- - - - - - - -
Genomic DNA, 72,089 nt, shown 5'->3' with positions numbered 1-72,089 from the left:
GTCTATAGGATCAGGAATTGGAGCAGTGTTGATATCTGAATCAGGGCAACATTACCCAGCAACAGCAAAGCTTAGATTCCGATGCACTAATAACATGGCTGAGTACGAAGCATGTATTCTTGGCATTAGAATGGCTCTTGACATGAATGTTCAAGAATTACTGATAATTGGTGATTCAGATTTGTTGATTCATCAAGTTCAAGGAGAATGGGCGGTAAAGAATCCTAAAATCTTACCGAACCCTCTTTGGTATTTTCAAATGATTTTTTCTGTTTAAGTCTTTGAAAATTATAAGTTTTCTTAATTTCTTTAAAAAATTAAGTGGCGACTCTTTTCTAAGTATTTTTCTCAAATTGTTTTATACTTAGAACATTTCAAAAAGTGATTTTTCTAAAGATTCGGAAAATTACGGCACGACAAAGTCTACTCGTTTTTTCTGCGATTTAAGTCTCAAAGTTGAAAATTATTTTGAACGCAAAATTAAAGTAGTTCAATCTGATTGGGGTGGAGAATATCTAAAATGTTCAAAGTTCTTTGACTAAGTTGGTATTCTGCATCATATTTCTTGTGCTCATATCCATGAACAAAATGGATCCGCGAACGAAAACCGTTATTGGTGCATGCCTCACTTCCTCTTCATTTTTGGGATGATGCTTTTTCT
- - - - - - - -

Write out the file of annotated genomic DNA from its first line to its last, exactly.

Genomic DNA, 72,089 nt, shown 5'->3' with positions numbered 1-72,089 from the left:
GTCTATAGGATCAGGAATTGGAGCAGTGTTGATATCTGAATCAGGGCAACATTACCCAGCAACAGCAAAGCTTAGATTCCGATGCACTAATAACATGGCTGAGTACGAAGCATGTATTCTTGGCATTAGAATGGCTCTTGACATGAATGTTCAAGAATTACTGATAATTGGTGATTCAGATTTGTTGATTCATCAAGTTCAAGGAGAATGGGCGGTAAAGAATCCTAAAATCTTACCGAACCCTCTTTGGTATTTTCAAATGATTTTTTCTGTTTAAGTCTTTGAAAATTATAAGTTTTCTTAATTTCTTTAAAAAATTAAGTGGCGACTCTTTTCTAAGTATTTTTCTCAAATTGTTTTATACTTAGAACATTTCAAAAAGTGATTTTTCTAAAGATTCGGAAAATTACGGCACGACAAAGTCTACTCGTTTTTTCTGCGATTTAAGTCTCAAAGTTGAAAATTATTTTGAACGCAAAATTAAAGTAGTTCAATCTGATTGGGGTGGAGAATATCTAAAATGTTCAAAGTTCTTTGACTAAGTTGGTATTCTGCATCATATTTCTTGTGCTCATATCCATGAACAAAATGGATCCGCGAACGAAAACCGTTATTGGTGCATGCCTCACTTCCTCTTCATTTTTGGGATGATGCTTTTTCT